Since the Tudor period generations of black seamen have been serving on British ships and some of those who travelled to our seaports, including London, Liverpool and Cardiff, made the ‘Mother Country’ their home. Britain’s black population has largely been overlooked by historians. With the exception of the Crimean ‘doctress’ Mary Seacole, black Britons from history are absent in the school curriculum. In today’s culturally diverse Britain this is an appalling situation and it needs to change.
The story of ancient Egypt is well known. Starting with its unification by a king called Narmer, it becomes obsessed by, then loses interest in, pyramid building, develops a huge empire ruled by any number of odd characters, then it all goes wrong with invading foreigners turning up on a regular basis. However this is not the story recounted in this, the first of John Romer's promised two-volume history of ancient Egypt, which takes us from the earliest farming communities in north-east Africa, to the building of the Great Pyramid of King Khufu.
The photo-interpreters based at RAF Medmenham during the Second World War are the unsung heroes of the immensely successful intelligence war. The code breakers at Bletchley Park have taken most of the limelight. Amazon lists 588 books on Bletchley and the unquestionably important work performed there. It lists only four books about Medmenham and the arguably even more important day-to-day intelligence work carried out there. So this new book focusing for the first time on the women who worked at Medmenham is much to be welcomed.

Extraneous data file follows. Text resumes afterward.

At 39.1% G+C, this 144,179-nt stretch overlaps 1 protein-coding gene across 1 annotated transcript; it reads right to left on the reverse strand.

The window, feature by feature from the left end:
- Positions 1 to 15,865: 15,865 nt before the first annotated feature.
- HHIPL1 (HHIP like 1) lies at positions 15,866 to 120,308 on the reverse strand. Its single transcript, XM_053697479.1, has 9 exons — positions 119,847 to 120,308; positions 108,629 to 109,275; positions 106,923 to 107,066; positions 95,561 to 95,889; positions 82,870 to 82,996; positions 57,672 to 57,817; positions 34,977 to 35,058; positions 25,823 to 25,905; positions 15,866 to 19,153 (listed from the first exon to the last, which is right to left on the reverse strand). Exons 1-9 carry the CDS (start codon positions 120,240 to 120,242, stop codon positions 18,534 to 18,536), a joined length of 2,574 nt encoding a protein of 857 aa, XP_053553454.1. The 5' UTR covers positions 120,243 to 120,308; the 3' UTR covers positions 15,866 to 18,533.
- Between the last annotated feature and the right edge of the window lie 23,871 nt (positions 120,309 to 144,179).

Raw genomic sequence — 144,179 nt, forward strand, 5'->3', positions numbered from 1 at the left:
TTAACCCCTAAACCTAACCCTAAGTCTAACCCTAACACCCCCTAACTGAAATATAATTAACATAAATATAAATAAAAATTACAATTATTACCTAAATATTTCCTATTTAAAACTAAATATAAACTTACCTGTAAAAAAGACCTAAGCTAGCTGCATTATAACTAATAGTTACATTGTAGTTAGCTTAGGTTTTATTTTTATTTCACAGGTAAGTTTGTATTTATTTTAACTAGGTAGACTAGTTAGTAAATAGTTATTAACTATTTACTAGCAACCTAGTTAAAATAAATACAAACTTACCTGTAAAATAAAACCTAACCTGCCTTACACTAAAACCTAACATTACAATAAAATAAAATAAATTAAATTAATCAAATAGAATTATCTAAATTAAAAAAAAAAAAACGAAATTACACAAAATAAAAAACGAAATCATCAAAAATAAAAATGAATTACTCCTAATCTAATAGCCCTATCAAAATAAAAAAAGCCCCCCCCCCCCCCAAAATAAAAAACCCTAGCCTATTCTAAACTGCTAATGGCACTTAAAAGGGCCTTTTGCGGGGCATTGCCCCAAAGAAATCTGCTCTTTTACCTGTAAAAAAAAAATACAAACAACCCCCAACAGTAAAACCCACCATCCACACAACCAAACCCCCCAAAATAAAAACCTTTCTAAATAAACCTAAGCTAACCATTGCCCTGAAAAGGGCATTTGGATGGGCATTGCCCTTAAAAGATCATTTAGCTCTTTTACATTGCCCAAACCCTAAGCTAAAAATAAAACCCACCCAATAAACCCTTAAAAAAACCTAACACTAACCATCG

This is very much a domestic biography of William Wilberforce, which focuses on his private life, rather than his public career as evangelical politician and abolitionist. We learn a good deal from it about his poor state of health, the result of chronic irritable bowel syndrome or ulcerative colitis (for which he regularly took opium) and a progressive curvature of the spine, and also about his psychological failings of crippling self-doubt and indecision.
Few authors are better qualified then Andrew Robinson to write about the history and science of ancient scripts. His expertise long proven in earlier works, his new book, Cracking the Egyptian Code: The Revolutionary Life of Jean-François Champollion fills a yawning gap in Britain, providing a definitive modern history, in English, of Champollion’s pioneering translation of hieroglyphs.
On his recent trip to Britain last year Chinese Premier Wen Jiabao’s first stop was a pilgrimage to Shakespeare’s birthplace in Stratford-upon-Avon, where he stayed for over an hour longer than planned, enjoying the beautiful gardens, listening to scenes from Hamlet, and writing a two-page poetical inscription in the visitor’s book. Wen Jiabao is only one of almost a million visitors to the Shakespeare Birthplace Trust properties every year, from over 130 countries.